Mathematical Formula Predicts Clear Favorite for FIFA World Cup. Keeping with the football theme, and apparently this formula predicts a Spanish victory. The psychic Octopus appears to think so too. I disagree. Go Netherlands!

How many Zombies do you know? Applied Statistics links to yet another Zombie-inspired study.

Dr Evan Harris. Not a link to a particular article, but it’s just nice to see Dr Evan Harris back writing his blog after being defeated in the recent UK elections.

PepsiCo has been expelled. For those of you who don’t know what this headline’s about, don’t worry, it was all just a very bad dream.

Can linguistic features reveal time depths as deep as 50,000 years ago?

July 8, 2010

ResearchBlogging.orgThroughout much of our history language was transitory, existing only briefly within its speech community. The invention of writing systems heralded a way of recording some of its recent history, but for the most part linguists lack the stone tools archaeologists use to explore the early history of ancient technological industries. The question of how far back we can trace the history of languages is therefore an immensely important, and highly difficult, one to answer. However, it’s not impossible. Like biologists, who use highly conserved genes to probe the deepest branches on the tree of life, some linguists argue that highly stable linguistic features hold the promise of tracing ancestral relations between the world’s languages.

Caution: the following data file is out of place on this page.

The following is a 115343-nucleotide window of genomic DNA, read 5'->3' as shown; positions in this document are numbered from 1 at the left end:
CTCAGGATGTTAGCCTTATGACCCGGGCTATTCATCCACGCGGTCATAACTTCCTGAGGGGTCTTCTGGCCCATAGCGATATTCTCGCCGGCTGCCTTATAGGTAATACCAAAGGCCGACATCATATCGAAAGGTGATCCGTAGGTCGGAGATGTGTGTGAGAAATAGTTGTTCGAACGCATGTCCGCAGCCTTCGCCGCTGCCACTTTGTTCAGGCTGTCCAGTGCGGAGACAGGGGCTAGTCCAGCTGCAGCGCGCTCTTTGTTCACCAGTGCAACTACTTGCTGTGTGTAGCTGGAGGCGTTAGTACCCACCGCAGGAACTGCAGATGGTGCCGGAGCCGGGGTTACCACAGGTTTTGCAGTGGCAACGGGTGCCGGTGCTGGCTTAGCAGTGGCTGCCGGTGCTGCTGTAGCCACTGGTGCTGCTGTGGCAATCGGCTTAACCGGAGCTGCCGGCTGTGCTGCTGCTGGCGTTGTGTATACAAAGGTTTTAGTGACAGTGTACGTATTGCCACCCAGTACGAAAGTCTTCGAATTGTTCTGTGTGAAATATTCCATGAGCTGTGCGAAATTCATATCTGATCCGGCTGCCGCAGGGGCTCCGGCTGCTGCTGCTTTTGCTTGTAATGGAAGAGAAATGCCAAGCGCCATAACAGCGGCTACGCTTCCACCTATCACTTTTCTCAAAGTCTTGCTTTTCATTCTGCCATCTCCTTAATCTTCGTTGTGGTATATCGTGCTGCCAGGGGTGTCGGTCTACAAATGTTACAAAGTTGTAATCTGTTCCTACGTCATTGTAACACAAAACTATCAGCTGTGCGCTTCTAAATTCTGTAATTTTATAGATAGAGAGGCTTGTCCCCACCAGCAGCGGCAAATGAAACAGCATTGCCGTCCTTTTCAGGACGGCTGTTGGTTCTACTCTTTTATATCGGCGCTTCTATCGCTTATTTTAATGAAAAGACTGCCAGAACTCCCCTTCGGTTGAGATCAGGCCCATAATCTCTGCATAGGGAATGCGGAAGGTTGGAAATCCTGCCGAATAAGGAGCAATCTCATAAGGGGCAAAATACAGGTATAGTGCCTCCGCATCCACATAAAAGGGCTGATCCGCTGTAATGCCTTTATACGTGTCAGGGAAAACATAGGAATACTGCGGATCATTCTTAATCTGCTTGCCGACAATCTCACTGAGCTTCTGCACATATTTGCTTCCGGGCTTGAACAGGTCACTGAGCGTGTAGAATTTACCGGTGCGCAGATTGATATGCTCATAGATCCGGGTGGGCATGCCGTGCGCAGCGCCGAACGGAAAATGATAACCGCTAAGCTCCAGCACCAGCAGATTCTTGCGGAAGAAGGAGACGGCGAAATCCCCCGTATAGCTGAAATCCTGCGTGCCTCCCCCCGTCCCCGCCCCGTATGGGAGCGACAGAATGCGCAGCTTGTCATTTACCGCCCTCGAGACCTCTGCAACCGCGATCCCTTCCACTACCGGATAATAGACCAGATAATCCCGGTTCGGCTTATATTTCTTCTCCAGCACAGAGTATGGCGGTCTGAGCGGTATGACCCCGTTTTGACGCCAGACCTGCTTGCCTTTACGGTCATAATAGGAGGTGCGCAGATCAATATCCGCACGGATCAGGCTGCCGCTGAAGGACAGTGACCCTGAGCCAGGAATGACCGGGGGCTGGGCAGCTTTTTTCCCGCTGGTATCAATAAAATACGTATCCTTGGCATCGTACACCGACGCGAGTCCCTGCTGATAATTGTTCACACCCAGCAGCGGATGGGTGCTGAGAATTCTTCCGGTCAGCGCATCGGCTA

Previous attempts using cognates to infer the relatedness between languages are generally limited to predictions within the last 6000-10,000 years. In the present study, Greenhill et al (2010) decided to examine more stable linguistic features than the lexicon, arguing:

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What we’re not talking about

July 8, 2010

Without trying to sound too sensationalist: ScienceBlogs is seeing a mass exodus of writers. The main reason revolves around Seed Media, the parent company of ScienceBlogs, selling blog space to advertisers. As MarkCC, of Good Math, Bad Math, notes: